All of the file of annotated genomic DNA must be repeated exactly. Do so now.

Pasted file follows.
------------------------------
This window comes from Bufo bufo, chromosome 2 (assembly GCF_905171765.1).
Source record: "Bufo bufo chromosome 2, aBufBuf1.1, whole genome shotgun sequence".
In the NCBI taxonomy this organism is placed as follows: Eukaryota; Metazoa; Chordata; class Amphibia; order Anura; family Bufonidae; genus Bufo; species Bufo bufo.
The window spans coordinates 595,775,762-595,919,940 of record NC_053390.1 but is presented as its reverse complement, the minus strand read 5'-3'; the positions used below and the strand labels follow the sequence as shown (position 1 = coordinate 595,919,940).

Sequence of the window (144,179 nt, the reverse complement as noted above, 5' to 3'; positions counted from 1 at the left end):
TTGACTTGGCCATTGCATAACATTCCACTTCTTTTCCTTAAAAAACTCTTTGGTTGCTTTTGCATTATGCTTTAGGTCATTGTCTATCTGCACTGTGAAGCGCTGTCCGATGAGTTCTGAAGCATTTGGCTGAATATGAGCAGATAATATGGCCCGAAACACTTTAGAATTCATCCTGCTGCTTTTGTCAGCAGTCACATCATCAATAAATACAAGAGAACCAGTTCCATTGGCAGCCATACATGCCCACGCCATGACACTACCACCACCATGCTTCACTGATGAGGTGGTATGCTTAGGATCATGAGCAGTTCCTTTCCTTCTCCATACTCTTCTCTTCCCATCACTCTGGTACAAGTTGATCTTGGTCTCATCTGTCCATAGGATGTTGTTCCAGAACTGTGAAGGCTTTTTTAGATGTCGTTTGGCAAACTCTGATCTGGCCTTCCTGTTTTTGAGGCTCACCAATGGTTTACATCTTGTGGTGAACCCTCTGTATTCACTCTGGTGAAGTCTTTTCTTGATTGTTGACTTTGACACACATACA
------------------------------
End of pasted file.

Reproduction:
This window comes from Bufo bufo, chromosome 2 (assembly GCF_905171765.1).
Source record: "Bufo bufo chromosome 2, aBufBuf1.1, whole genome shotgun sequence".
In the NCBI taxonomy this organism is placed as follows: Eukaryota; Metazoa; Chordata; class Amphibia; order Anura; family Bufonidae; genus Bufo; species Bufo bufo.
The window spans coordinates 595,775,762-595,919,940 of record NC_053390.1 but is presented as its reverse complement, the minus strand read 5'-3'; the positions used below and the strand labels follow the sequence as shown (position 1 = coordinate 595,919,940).

Sequence of the window (144,179 nt, the reverse complement as noted above, 5' to 3'; positions counted from 1 at the left end):
TTGACTTGGCCATTGCATAACATTCCACTTCTTTTCCTTAAAAAACTCTTTGGTTGCTTTTGCATTATGCTTTAGGTCATTGTCTATCTGCACTGTGAAGCGCTGTCCGATGAGTTCTGAAGCATTTGGCTGAATATGAGCAGATAATATGGCCCGAAACACTTTAGAATTCATCCTGCTGCTTTTGTCAGCAGTCACATCATCAATAAATACAAGAGAACCAGTTCCATTGGCAGCCATACATGCCCACGCCATGACACTACCACCACCATGCTTCACTGATGAGGTGGTATGCTTAGGATCATGAGCAGTTCCTTTCCTTCTCCATACTCTTCTCTTCCCATCACTCTGGTACAAGTTGATCTTGGTCTCATCTGTCCATAGGATGTTGTTCCAGAACTGTGAAGGCTTTTTTAGATGTCGTTTGGCAAACTCTGATCTGGCCTTCCTGTTTTTGAGGCTCACCAATGGTTTACATCTTGTGGTGAACCCTCTGTATTCACTCTGGTGAAGTCTTTTCTTGATTGTTGACTTTGACACACATACA